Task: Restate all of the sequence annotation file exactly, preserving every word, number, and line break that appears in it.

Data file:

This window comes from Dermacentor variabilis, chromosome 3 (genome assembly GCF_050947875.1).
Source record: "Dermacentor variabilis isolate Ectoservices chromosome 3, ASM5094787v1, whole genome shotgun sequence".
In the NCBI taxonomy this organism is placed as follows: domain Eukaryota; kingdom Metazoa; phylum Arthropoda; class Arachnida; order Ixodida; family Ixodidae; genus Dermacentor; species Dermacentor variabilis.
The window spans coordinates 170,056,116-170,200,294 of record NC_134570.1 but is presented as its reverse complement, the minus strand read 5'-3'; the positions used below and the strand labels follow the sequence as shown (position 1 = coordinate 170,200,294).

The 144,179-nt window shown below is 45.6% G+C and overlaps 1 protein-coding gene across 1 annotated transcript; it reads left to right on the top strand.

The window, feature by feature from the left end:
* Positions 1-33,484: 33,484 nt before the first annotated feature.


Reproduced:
This window comes from Dermacentor variabilis, chromosome 3 (genome assembly GCF_050947875.1).
Source record: "Dermacentor variabilis isolate Ectoservices chromosome 3, ASM5094787v1, whole genome shotgun sequence".
In the NCBI taxonomy this organism is placed as follows: domain Eukaryota; kingdom Metazoa; phylum Arthropoda; class Arachnida; order Ixodida; family Ixodidae; genus Dermacentor; species Dermacentor variabilis.
The window spans coordinates 170,056,116-170,200,294 of record NC_134570.1 but is presented as its reverse complement, the minus strand read 5'-3'; the positions used below and the strand labels follow the sequence as shown (position 1 = coordinate 170,200,294).

The 144,179-nt window shown below is 45.6% G+C and overlaps 1 protein-coding gene across 1 annotated transcript; it reads left to right on the top strand.

The window, feature by feature from the left end:
* Positions 1-33,484: 33,484 nt before the first annotated feature.